8-Bit Software Online Conversion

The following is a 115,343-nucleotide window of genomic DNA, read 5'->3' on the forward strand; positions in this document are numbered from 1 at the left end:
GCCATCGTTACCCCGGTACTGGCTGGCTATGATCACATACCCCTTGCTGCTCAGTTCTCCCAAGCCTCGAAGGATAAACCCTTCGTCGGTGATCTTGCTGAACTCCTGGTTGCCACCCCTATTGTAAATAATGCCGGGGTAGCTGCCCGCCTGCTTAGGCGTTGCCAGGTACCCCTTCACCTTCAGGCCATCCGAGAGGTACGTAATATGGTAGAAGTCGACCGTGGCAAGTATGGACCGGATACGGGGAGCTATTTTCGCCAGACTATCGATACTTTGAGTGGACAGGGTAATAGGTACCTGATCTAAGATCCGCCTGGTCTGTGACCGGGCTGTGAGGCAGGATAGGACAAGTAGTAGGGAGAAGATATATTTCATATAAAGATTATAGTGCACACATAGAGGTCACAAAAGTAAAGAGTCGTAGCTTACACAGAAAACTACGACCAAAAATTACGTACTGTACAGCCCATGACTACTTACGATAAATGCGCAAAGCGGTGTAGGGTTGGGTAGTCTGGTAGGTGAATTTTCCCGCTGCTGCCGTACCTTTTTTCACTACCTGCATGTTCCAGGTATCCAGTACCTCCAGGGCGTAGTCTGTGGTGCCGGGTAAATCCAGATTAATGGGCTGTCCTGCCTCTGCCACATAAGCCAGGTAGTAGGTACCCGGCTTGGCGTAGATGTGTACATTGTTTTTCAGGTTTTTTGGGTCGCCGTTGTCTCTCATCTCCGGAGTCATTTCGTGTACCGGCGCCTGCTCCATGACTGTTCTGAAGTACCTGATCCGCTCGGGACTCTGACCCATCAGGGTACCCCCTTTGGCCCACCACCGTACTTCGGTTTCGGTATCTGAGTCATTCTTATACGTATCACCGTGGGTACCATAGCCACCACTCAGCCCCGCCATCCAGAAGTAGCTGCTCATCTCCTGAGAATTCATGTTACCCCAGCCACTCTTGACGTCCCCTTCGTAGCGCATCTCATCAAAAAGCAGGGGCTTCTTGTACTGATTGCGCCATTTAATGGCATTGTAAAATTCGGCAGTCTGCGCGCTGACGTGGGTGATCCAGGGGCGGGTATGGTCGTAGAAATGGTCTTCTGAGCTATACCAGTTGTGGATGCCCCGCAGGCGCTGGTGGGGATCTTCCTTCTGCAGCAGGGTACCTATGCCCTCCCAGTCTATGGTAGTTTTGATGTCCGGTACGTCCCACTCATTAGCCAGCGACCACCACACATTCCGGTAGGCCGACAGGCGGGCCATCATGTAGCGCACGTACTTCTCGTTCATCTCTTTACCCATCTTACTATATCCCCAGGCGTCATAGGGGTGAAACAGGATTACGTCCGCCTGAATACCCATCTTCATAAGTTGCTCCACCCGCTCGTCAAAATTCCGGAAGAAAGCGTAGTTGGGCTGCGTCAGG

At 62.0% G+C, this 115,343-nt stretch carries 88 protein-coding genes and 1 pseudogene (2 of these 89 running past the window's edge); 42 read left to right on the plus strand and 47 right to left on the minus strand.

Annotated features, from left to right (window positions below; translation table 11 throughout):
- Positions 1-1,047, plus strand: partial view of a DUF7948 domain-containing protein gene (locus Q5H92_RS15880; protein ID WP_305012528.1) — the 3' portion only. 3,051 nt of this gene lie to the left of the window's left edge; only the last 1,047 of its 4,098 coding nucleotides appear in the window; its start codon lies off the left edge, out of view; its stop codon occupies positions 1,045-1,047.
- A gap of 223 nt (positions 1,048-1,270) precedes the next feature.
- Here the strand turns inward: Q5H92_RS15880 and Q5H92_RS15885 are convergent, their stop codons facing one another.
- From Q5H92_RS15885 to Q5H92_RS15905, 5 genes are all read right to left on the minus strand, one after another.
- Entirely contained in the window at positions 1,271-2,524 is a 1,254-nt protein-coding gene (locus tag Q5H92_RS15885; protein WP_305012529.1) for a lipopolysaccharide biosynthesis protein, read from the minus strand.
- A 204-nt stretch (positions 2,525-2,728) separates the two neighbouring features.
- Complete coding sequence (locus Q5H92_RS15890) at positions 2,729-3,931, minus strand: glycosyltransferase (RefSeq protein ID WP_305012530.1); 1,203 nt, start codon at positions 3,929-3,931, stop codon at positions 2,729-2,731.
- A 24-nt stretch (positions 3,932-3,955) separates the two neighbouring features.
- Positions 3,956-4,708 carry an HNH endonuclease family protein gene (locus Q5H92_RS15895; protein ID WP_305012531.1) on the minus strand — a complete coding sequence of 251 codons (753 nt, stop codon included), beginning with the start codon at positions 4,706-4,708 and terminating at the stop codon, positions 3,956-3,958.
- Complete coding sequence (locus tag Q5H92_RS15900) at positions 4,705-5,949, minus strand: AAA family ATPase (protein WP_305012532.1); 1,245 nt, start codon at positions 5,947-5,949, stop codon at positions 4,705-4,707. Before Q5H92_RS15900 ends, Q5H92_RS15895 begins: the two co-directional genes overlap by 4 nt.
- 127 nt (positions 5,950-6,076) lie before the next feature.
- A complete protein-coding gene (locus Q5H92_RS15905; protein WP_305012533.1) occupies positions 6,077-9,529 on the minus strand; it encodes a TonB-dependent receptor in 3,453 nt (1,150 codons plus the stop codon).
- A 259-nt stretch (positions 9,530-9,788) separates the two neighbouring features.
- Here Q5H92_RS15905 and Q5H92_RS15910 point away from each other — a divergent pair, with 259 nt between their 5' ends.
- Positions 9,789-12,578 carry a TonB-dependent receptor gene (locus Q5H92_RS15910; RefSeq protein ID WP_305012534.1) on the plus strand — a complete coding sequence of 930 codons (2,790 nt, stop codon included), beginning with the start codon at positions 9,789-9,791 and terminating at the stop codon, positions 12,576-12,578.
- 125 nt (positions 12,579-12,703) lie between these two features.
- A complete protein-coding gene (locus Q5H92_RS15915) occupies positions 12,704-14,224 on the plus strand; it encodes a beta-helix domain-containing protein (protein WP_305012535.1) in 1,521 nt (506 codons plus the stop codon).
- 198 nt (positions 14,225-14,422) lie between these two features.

Teach Yourself Electronics By John Ilsley (27N). -------------------------- Welcome to the first in this short series of teaching yourself how to do electronic work. This very first part will deal with the tools required and how to use them, parts and components and how to evaluate them or read their values. It will also deal with schematic component symbols and what they mean... Ok, now that all seems a lot to start off with, but it is really the very, very basics of what you need to know. First, the tools. The most important is a soldering iron. This needs to be of between 15-30 watts for good performance. You will also need a pair of cutters and a small screwdriver, a pair of pincers or tweezers and a roll or tube of 22swg gauge 40/60 solder. The 40/60 just represents the mixture of tin and alloy. However, make sure the solder you buy is fluxed as this will help clean both the component and circuit board. You will also need to consider buying a desoldering pump, as to start with I expect you to make a few mistakes. All this will cost you about 10, but once you have all this, you will never need to buy it again. One last item you will find very useful is a test meter, these range from 5 to over 100. I have a 36 one, but a simple analogue (needle) one will do. It should have voltage in DC and AC up to about 1000vDC and 500vAC. Resistance from 1 ohm to 2megaohms. These are the two essential items on a simple test meter. I will be showing you how to make a circuit tester later on. The components you will most likely use are resistors, capacitors, transistors, LEDs, IC chips and diodes. Other components will be used, but there are so many, to explain each would take up an entire disc and more. So I will expalin these rather briefly. Resistors --------- Resistors. These are one of the easiest to recognise, and the easiest to read. Most resistors have four coloured bands around them. To read a resistor, you look at the colour of the bands and turn the resistor so that the silver or gold band is to your right. You will then have three colours from left to right. ___________ Schematic for resistor ________: :________ :___________: Colour Band1 : Band2 : Band3 Example (see text below). BLACK = 0 : 0 : none : Brown/Blue/Black = 16 ohms BROWN = 1 : 1 : 0 : Red/Green/Brown = 250 ohms RED = 2 : 2 : 00 : Brown/Green/Red = 1500 ohms or 1.5k ORANGE = 3 : 3 : 000 : Blue/Red/Orange = 62000 ohms or 62k YELLOW = 4 : 4 : 0000 : Red/Red/Yellow = 220000 ohms or 220k GREEN = 5 : 5 : 00000 : Brown/Grey/Green = 1800000 ohms or 1.8m BLUE = 6 : 6 : 000000 : VIOLET = 7 : 7 : 0000000 : GREY = 8 : 8 : 00000000 : WHITE = 9 : 9 : 000000000 : The first band gives the first value, the second the second value then the third band tells you how many times the first two bands must be multiplied by. Take the examples above. Starting with the first, I have put Brown Blue and Black. This means :- (Brown) 1 (Blue) 6 (Black) 0 = 16*(no zeros) = 16 ohms (Red) 2 (Green) 5 (Brown) 1 = 25*(1 zero) = 250 ohms (Brown) 1 (Green) 5 (Red) 2 = 15*(2 zeros) = 1500 ohms or 1.5 k (Blue) 6 (Red) 2 (Orange) 3 = 62*(3 zeros) = 62000 ohms or 62 k (Red) 2 (Red) 2 (Yellow) 4 = 22*(4 zeros) = 220000 ohms or 220 k (Brown) 1 (Grey) 8 (Green) = 18*(5 zeros) = 1800000 ohms or 1.8 m The 'ohm' is the smallest value in resistance, after you reach 999 ohms you use the 'k' (kilohms) until after you reach 9999 where you then go onto usually the highest value, 'm' (megaohms) which will take you upto 9,999. After that you go onto 'g' (gigaohms)... But you will never use (or be likely) to buy any value over 50mohms. The fourth band is the tolerance of the resistor. This is done in percentages from 1% to 20%. These are:- BLACK = 1% BROWN = 2% GOLD = 5% SILVER = 10% Absence of band = 20% So lets say a resistor has the colours BROWN, BLACK, RED. The value 1000 ohms or 1k and the fourth band is gold. This means that the resistor can really be between 995ohms and 1005ohms. Same resistor, but the fourth band is now missing, this means it's real value could be between 980ohms and 1020ohms. Neither of those differences really sounds much, but you can add or lose the difference in the circuit, and while the 5% tolerance wouldn't make much difference, the 10% or 20% is a lot, especially on the higher value resistances. Almost all circuits will withstand 5%, but if you can get and afford it, then use the 1% or 2% values. Resistors also have one more property. This is the wattage they can handle. This can be determined most times by their size. You can get 1/4 watt resistors which are used in personal hi-fi's and are only a couple of millimeters long and about one millimeter thick, to 1/2 watt which are found in most appliances like computers and stereos and such. They are about 2/3rds of a centimeter long and about 3-4 mm thick. Then you can go all the way up to 1 watt resistors which are about 2 centimeters long and 1 centimeter thick. The value can be found on the pack that you buy the component in. Last thing you need to know about resistors is that the two leadout wires have no requirements to positive or negative and so can be fitted either way round in the circuit. They don't so much control voltage as much as they control how much current they allow through. So if you're using a 9 volt battery, and you want only 2 volts to light an LED, then you could use a 1k or 1.5k or 2.2k resistor of 1/4 or 1/2 a watt. You can work out voltage current and watts using my program two issues ago, in case you have lost it, here is the basic way of mathematically finding it out. NB: Current and Amps are the same. Volts * Amps = Watts (eg. 12 volts * 3 amps = 36 Watts ) Amps * Resistance = Volts (eg. 3 amps * 4 ohms = 12 Volts ) Volts / Resistance = Amps (eg. 12 volts / 2 ohms = 6 Amps ) Resistors can be connected in series (one after the other) or in parallel (one end all together the other ends separated). In series, the value of each is added together giving a total resistance. In parallel, the value of each is its total. That is basically all you need to know about resistors. There is quite a lot of information there, but it's all very useful to the newcomer. If you take time to learn the values then you will find it a lot easier to design your own circuits later on. Capacitors ---------- Capacitors come in a various assortment of shapes sizes and colours, from round fat things to round thin things and round long things to round short things and square things to rectangular things, green, yellow, grey, I expect somewhere there is one that is pink and has purple spots on it! I haven't found that one yet. There are also ceramic, carbonate, polystyrene, polyester and the list goes on. As I won't be able to explain and describe every type, I will stick with the two most common that I use. The first type is the Electrolytic type. Two forms of this are avaliable. The first is a round upright type with two legs coming out of it's base and the other is a flat type which has one leg coming from each end. It is important that these legs are connected the correct way round to positive and negative. You can find the negative leg on the upright type by looking at the side of the capacitor for a (-) negative sign or a black strip. The leg nearest this is negative. On the flat type, there is a black band around one end. This is the negative end. (thin line) :: ## (thick line) Schematic for Electrolytic type :: ## + ______:: ##______ - :: ## :: ## :: :: +/- _______:: ::_________ +/- Schematic for Ceramic and most other types :: :: :: :: The value of this is always shown on the side. First the voltage, it can range from 1 volt to around 50 volts. They have another value which is measured in Farads or (F) One farad is too large to be of any real use, so it has been split into four values: F=Farad, uF=Microfarads, nF=Nanofarads and pF= Picofarads. Working with these values is for the newcomer very daunting as some very large numbers are involved, but please don't let it put you off. To translate between the four, here is how you do it. The highest value to the lowest value avaliable. 1 F = 1,000,000 uF or 1,000,000,000 nF or 1,000,000,000,000 pF 1 uF = 1,000 nF or 1,000,000 pF 1 nF = 1,000 pF 1 pF = 1 pF As I'm sure you will agree, having the same value twice in that example is a little strange to say the least, so I've tried to make it simpler. To convert from uF to nF, move the decimal point three places right. If there is no second number, then the second and third number is replaced by a zero, (Example 0.1uF = 100nF). If there is a second number but no third, then the third becomes a zero (example 0.22uF = 220nF) To convert from nF to pF, move the decimal point three places right. If there is no second number then the second and third numbers become zeros, (example 4.7nF = 4700pF). Otherwise you add on three zeros (example 10nF = 10000pF or 22nF = 22000, 220nF = 220000pF) To convert the other way round, simply move the decimal point the appropriate number of places to the left instead. Now I'm sure you will take time to figure that out. Although it may not seem to make sense, once you have studied it and a few capacitors and their values, and done some pen and pencil work, it will 95% of the time come out correct. I still make mistakes, and I've been doing electronics since I was 11 years old, I'm now 21, so ten years. The tolerance of the capacitor is not normally needed and so hardly ever printed. However, the voltage that is written on it MUST be higher than the power applied to it. So if your circuit requires 9 volts, then the capacitor will have to be 10 volts (being the nearest value higher than 9 volts) to anything higher, even a 50 volt capacitor will be ok, but a 6 volt capacitor would without a doubt start smouldering, give out a toxic gas, maybe explode and expire with a hiss.... If you asked for a 100uF 25v capacitor you may get a 100uF capacitor with either 25volts or 35 volts or more written on it. If you asked for a 0.22uF 25volts, you would be more than likely to get a disc type capacitor as the lowest value for the electrolytic type is .1uF. You must remember that the electrolytic type must be placed in the circuit with the negative leadout wire at the negative side of the circuit and the positive at the positive side. The other type of capacitor is the disc ceramic. This is as it states a disc, most times coloured in a dark orangy brown colour. Their physical shape is round, ranging from 2 millimeters in diameter to 1 centimeter. The thickness of both being about 2 millimeters. Finding the value of these is hard as it is not written on them. I have learnt how to tell the difference by looking at the size. The smaller the value, say 0.001pF the smaller the size as opposed to 0.01uF which although similar in shape and colour, is slightly larger. If you state ceramic when buying, then this is what you will get. Ask for them in a serparate marked bag. You will find this helps to teach you. These disc ceramic capacitors have no preferance to positive and negative and most times have a higher working voltage, some up to 150 volts. This type can be inserted into the circuit either way round. The job of the capacitor is mainly a smoothing device. A good example of this is in a transformer, where you might have a capacitor of 6800uF with a working voltage of 50 volts, or in most cases a 2200uF capacitor of just 25 volts. A capacitor prevents DC (direct current) from passing through it. Yet allows AC (alternating current) through it. Therefore a capacitor is ideal for use in a sound amplifier since DC to a speaker doesn't do it any justice. In a transformer, a capacitor fills in the high peak in the DC, then in the low peak, the capacitor discharges, filling in the peak, thereby making an even output. While it is unimportant to have the correct voltage as long as it's the same as or higher than the voltage specified. It is quite important to use the same farad value as stated in a schematic. Using a different farad can sometimes have wierd, bizzare and interesting effects. Other times it may cause a serious problem, especially where timing circuits or ICs are used. Diodes ------ These are the easiest to explain and the easiest to understand. Diodes come in mainly four types. These are Power diodes, Silicon diodes, Zener diodes and Light emitting diodes (or LED for short). Power diodes, Silicon diodes and Zener diodes come in an amazing amount of numbers and sizes, they all do the same job in very slightly different ways. A diode is easy to recognise, they only really come in a few forms, these are a black plastic case with a silver or white band, a glass case with a black band, these are either Silicon or Zener diodes and finally in a metal case, these are usually fully made up bridge rectifiers which are used to convert AC to DC. A diode can be recognised by its one band at one end. The end with the band is called the Cathode. This end is the negative end and must go to the negative end of the circuit. The numbers on a diode are a manafactures way of stating what is the maximum voltage and amps allowed before the diode will undergo a breakdown. For example, a IN4001 diode will withstand 50 volts reverse voltage before it breaks down, or allow 1a to flow through it the correct way. :\ Schematic for Silicon and Power diode + _________: \__:_____ - : / : :/ :\ _ Schematic for Zener diode + _________: \__:_____ - : / _: :/ Power diodes and Silicon diodes have the property as in the example just described, in that they will with stand a maximum 'Back voltage' before they break down or a maximum forward amperage of so much. The only difference is the Silicon diode has lower values and is cheaper to make and therefore cheaper to buy. Power diodes are used to make bridge rectifiers or convert AC to DC. They can be used to protect a circuit from incorrect power supply connections like positive being connected to negative and they will also do all the jobs a Silicon diode will do. Most power diodes cost about two pence each. A Silicon diode is mainly used in low voltage low amperage stuff, it is very versatile, simple and small. It provides a useful job in protecting transistors and IC chips from back EMF from relays and such, (Back EMF being a current relayed back to its source during a break in a relay or something being switched off). They cost about about one and a half pence each. Testing the above two is very easy, using a tester. Put the (+) probe to one wire and the (-) probe to the other, then reverse the (+ & -). Only one way should give a reading, if both ways give a reading, chances are it is blown. A Zener diode works in a similar way to Silicon diodes, except that when a voltage is applied in reverse to it, it does not allow current to pass through it until a minimum voltage is reached, then it will maintain a steady voltage even if the current is increased. For example if you wanted a steady 9 volt supply from a 12 volt battery, you could use a Zener diode. This example does work, but without a bit of additional circuitry, I don't advise you attempting it. A Light emitting diode or LED for short works in a different way to the others, and also comes in many different forms. If you look at the red lights on your computer, the Caps Lock light for example, this is an LED. These are not really used as voltage controls, though they can be used to indicate reverse voltage. Depending on what voltage/current is applied, a 1k resistor is used to cut the voltage from between 6 volts and 20 volts to the 2 volts required by the LED. Or if only a small current is being used, say 50mAmps, then a 500 ohm resistor will do. Most LEDs require about 10mAmps or between 1.8 and 2 volts. Leds come in a various amount of shapes and sizes and are mainly used to indicate flow of current, say in a power supply to say it's on, or in a stereo system to tell you if you have tuned into a stereo radio station, or on the front of your disc drive. They come in many other forms, even 8 segment displays, like numbers, CB radios or digital clocks. They can be used for hundreds of items. The first two projects use them. IC Chips -------- Unfortunately there are just so many intigrated circuit chips, I wouldn't know where to begin. Some have three legs, some seem to have hundreds of legs, (imagine, a computerised centipede!). There are two main types though. These are LINEAR ICs and LOGIC ICs. Now I trust you all know what a computer chip looks like: A black rectangular shape with metal legs at either side of it with a notch or a tiny bit cut out at one end. Computer chips are now getting so advanced, it is hard to keep up with them. There are now a few optical chips, unfortunately these require a fair amount of technology to change an electrical signal to a light signal then back again. Very effective over long distances, eg, Cable TV, but not to my knowledge much use over short distances like inside your computer. Interesting though. Some computer chips, do certain jobs, for example, analogue to digital converters, Eproms (Erasible Programmable Read Only Memory), Timers, Operational amplifiers, Audio amplifiers, Opto Isolators, Decade counters, Darlingtons and a whole host of others for various purposes. A standard chip that you have in your computer will be black in colour and be of a long, slim rectangular shape with legs protruding from either side of it. The top or pin one of the IC is found by looking for a notch cut out from the top center of the chip at either end or by a notch to the left of the chip at one end, with the cut out notch in the center taking preferance to the notch to the left, as in this example, the * being the notch to the left and the :_: being the cut out notch. All other similar notches should be ignored. _ _ 1 -:*:_: :- 8 2 -: :- 7 3 -: :- 6 4 -:_____:- 5 You are looking at the chip from above as if it was a circuit with the legs away from you. This type of chip is a DIL (Dual in line) type. Please note how the pins are numbered. Pin one is to the top left where both notches are, pin 2,3 and 4 run down that side of the chip, then pin 5 is opposite pin 4, pin 5,6,7 and 8 then run up that side of the chip. The pins run in a similar way on all other chips for example pin 1 to pin 7 would be on the left hand side, pin 8 to 14 on the right and so on.... There is no specific pin that is positive or negative, no specific input or output. Unless you know the chip, you have to rely on schematic diagrams. Like those you will be following over the next few issues. IC chips are made of silicon (sand) and different types of conductive material. The chip may include different components (as described above) but many many times smaller than their larger counterparts. The piece of the chip that does all the work will only measure about 1.5mm by 0.2mm and contain enough parts to control at least lets say part of your disc drive. Because it is so small it has to have legs put at such distance that we can handle it. For those legs it needs a case, hence the black plastic. The silicon chip is connected to the outside legs by thin slivers of wire, finer than a human hair. These are connected to the silicon chip and the legs not by soldering, but by sound. A high frequency 'noise' bonds the wire to the silicon or the leg. It melts it on to it to a tiny fraction of the wires thickness. There are other facts to a chip. These are their power comsumption, and their current limitations and breakdown features. Again, all chips are different, but there are two or three things that remain the same. There are IC's that require a large amount of current or voltage for them to work. These are the older type of TTL74, 74LS and 74ALS series chips, each requiring less as you come down the line. The newer faster 74HC and 74HCT series, and another type of chip. This is the CMOS (Complementary metal oxide semiconductor) range of chips. They range from the 4000 range onwards. These are VERY VERY sensitive to static electricity from our body or other sources. Our body can hold over 1,000 volts! which won't really do any harm to things normally, but if you touch the legs of any CMOS chip while it is unprotected, you will destroy it. How to protect the chip is easy. It will come in a foil clad conductive package, this will give it a fair amount of protection. To install it, ensure that you first earth yourself. You can do this by touching say a bare metal EARTH part of the OUTER case of your disc drive or a tap. If you have to walk somewhere, it's best to take the entire circuit with you. Another way is not to touch the pins or legs. You should have already installed a DIL socket to hold the chip as no chip should really be soldered in, especially these CMOS chips. Hold the two thin ends of the chip, the notch end and the end opposite it. Hold the foil down with an insulator, say a piece of paper, then lift the chip off the foil. Place it in the circuit and push it in carefully. Ensure it is in, then you can power up your circuit. This CMOS chip is sensitive, it only requires about 4 volts, more will blow it. It uses so little current that a 9 volt battery will last for ages just powering the chip. I've had a circuit running on a CMOS for eleven months, but I've heard of them running over a year. It will depend on what other components are connected to the chip. The benefits outweigh the problems. Some of these chips I've mentioned (74HC and CMOS4001 range) require only 2 volts, while others require a whole 12 volts! The 74HC and CMOS4001 series chips are a lot faster than the old 74ALS (TTL) range, but unless you are advanced in electronics this will not concern you for a while at least. LOGIC chips like computers work on only two voltages, 0 or LO and 1 or HI. The other value of this being a voltage that you can find. This voltage will be either almost 0 volts (LO) or almost the input voltage (HI). There is no real inbetween. Computer chips have a range of zeros and ones, it is commonly known as the 'Truth Table' and is pretty easy to understand. The way it works is by deciding whether the chip in design will have one of the following, a BUFFER gate, a NOT gate, an OR gate, a NOR gate, an AND, or a NAND gate. In the next example remember, HI = 1, LO = 0, and each line represents a different way that the gate can be used. INPUT OUTPUT INPUT OUTPUT BUFFER HI HI 1 1 input ---->---- output BUFFER LO LO 0 0 NOT LO HI 0 1 input ---->o--- output NOT HI LO 1 0 INPUT INPUT OUTPUT INPUT INPUT OUTPUT OR LO LO LO 0 0 1 ____ HI LO HI 1 0 1 input ----\ \_____ output LO HI HI 0 1 1 input ----/___/ HI HI HI 1 1 1 NOR LO LO HI 0 0 1 ____ HI LO LO 1 0 0 input ----\ \o____ output LO HI LO 0 1 0 input ----/___/ HI HI LO 1 1 0 AND LO LO LO 0 0 0 ___ HI LO LO 1 0 0 input ----: \_____ output LO HI LO 0 1 0 input ----:___/ HI HI HI 1 1 1 NAND LO LO HI 0 0 1 ___ HI LO HI 1 0 1 input ----: \o____ output LO HI HI 0 1 1 input ----:___/ HI HI LO 1 1 0 This is the basics of the inside of how a chip is designed to work. If you examine it, you will see a pattern like this:- BUFFER works if the input is HI then the output is HI NOT works if the input is HI the output is LO OR needs one input to be HI for the output to be HI otherwise it stays LO NOR if any inputs are HI the output will stay LO AND needs two HIs to go HI or two LOs to go LO otherwise it stays LO NAND needs two HIs to go LO or two LOs to go HI otherwise it stays HI LINEAR chips contradict the HI / LO a bit in that LINEAR chips are used mostly in circuits where amplification is needed since these chips mainly deal with different voltages. A good example of this is the LM380 or the 741 IC. These two are amplifier chips. They both take in a minute current or voltage then internally amplify it, this is called the 'gain'. The 741 has a gain some 200,000 times greater than the input. This causes feedback which must be supressed. Before I get loads of complaints about the HI / LO bit. It really depends on how this chip is incorporated into a circuit. Sometimes the HI / LO will apply, (as for NOR type). As you can see, the internal working of a chip is very complicated. I have only explained the very basics of how HI and LO are high or low. I haven't explained how it decides which to do or how it decides. I have no intention of doing so unless I get thousands of requests! Transistors ----------- Transistors compared to the IC chips, these are a doddle!. They come in a few types. These are mostly plastic half circles with three legs protruding from the bottom, or in a round metal case, again with three legs protruding from the bottom. Each of these three legs has it's own name. One is the feed and is called the Collector or 'C'. This holds a large current ready to go through the transistor. Another is called the Base or 'B', this is the gate, a voltage of 0.6 volts will allow this gate to open thereby allowing current to pass from the 'C' to the final leg which is the Emitter or 'E' which goes to the rest of the circuit. There are two types, there are NPN and PNP. NPNs have a positive 'C'. These NPN's are by far the most popular. The PNPs have a negative 'C'. The PNP transistors are very seldom used, though are by no means obsolete. It is very important that NPN's are never confused with PNP's. I personally only really use the BC184L NPN and on only the one occasion, do I use the AC128 PNP. You can test a transistor very easily. You will need to know the collector and emitter. Then connect a circuit tester (+) probe to one and the (-) probe to the other. Only one way will give a reading. A transistor can be used for a number of things. Some are used as amplifiers, as in the LED that lights up on your stereo when you are adjusting the record level. Others amplify sound. Sometimes they are used as a switch which will allow a very small current of just 0.6 volts to turn into a larger voltage or current to switch a larger device on. Along with transistors, there is a device similar in name called a thyristor. To stop these two names being mixed up, the thyristor is more often referred to as a silicon controlled rectifier or SCR for short. This is slightly different in design in that it is a square shape about 1cm x 1cm and about .5cm thick. It has a metal plate or 'tab' at the rear, this is commonly connected to the cathode. It has three legs. The SCR has one leg called the Anode or 'A'. One called the Cathode or 'C', and the last one called the Gate or 'G'. The legs are in no fixed order. So 'A' on one may be in a different place on another. This will mean that the 'G' and 'C' are also in different places. This creates a lot of problems for the newcomer. The SCR is normally in an off state unless a small current is passed to the gate. This current only has to be in contact with the gate for a fraction of a second. The SCR is then internally activated and current that is waiting at it's anode is then allowed to pass to it's cathode, thereby being switched on. It works like a diode in that it will allow current to pass through it only one way. It will then remain on until it is (1) switched off or (2) the battery runs flat. So with this component it is quite important to have a switching device. This doesn't have to be a manually operated switch. I have a 555 timer circuit on my alarm system on my motorbike. Another one with a similar name is a TRIAC. This is a BI-DIRECTIONAL SCR. This is exactly the same as the normal SCR except that this works like two separate diodes. Allowing current to pass in both directions. Thereby making this type of SCR very useful in mains applications. More expensive BI-SCR's will quite easily handle 240 volts AC at quite a few amps. Though I won't be dealing with this type as they are a little too expensive for me to have had much experience with. An example of some simple circuitry that can do a very useful job and which is priced in the shops at about 150 but can be made for about 10 in total is by using a mercury tilt sensor connected to an SCR, which is in turn connected to a touch sensitive transistor circuit. The touch sensor is connected to a metal surface so that where I have it on my motorbike, if anyone moves or touches it even, the alarm will sound. The alarm is switched on with an SCR, which is controlled by a 555 timer IC chip. This is set to about 5 minutes, after that the timer runs down and turns off the current to the SCR circuit. The 555 timer then resets, but turns on a flasing LED to tell me that the alarm system has been activated. Now all that will I expect sound very complex to the newcomer, but that entire system uses about 15 parts in all, and is extremely effective. Though I would suggest that should you wish to do an alarm, that you use an independent power source, and not the main battery, which could be cut. Thinking about it now, with the addition of a couple of components, I could also disable the entire power and ignition system quite easily. Epilogue to the introduction. ----------------------------- Well thats a short introduction to the very basic components and how they work, with an idea for a circuit which you should be able to do most of at the end of the course in a few issue's time. When you buy any component, state the relevant facts required, these are:- Resistors - Resistance, tolerance and wattage. Diodes - I.D. number if avaliable, or reverse voltage and forward amps. Capacitors - Farads, type where stated and minimum voltage where stated. Transistors - I.D. number if avaliable, and type NPN or PNP SCR's - I.D. number if avaliable or maximum amperage and voltage In case you are wondering what is coming in the next few issues, I will be doing a couple of things for the BBC's User port and analogue port. These include a very accurate light pen that costs about 2.50 to make. This will also come with software, as will the input and output controllers for the user port. There will be a joystick, a simple alarm system, a VERY sensitive touch sensor, a timer circuit and a few more things. If you have any problems in either getting parts or have any questions about what's been covered so far, then please feel free to leave me a message or post me a letter. Include a 1st or second class stamp. You can send me a disc if you think or require a drawing or lots of text for it, or if you just hate losing letters, when you could have it on disc. I can handle 3.5" or 5.25" DFS (31 file) 40/80 track or ADFS (S) (M) (L) format or even HADFS. Just post them to:- Mr J. Ilsley, 61 Kingsley Road, Southsea, Portsmouth, Hampshire, PO4 8HL.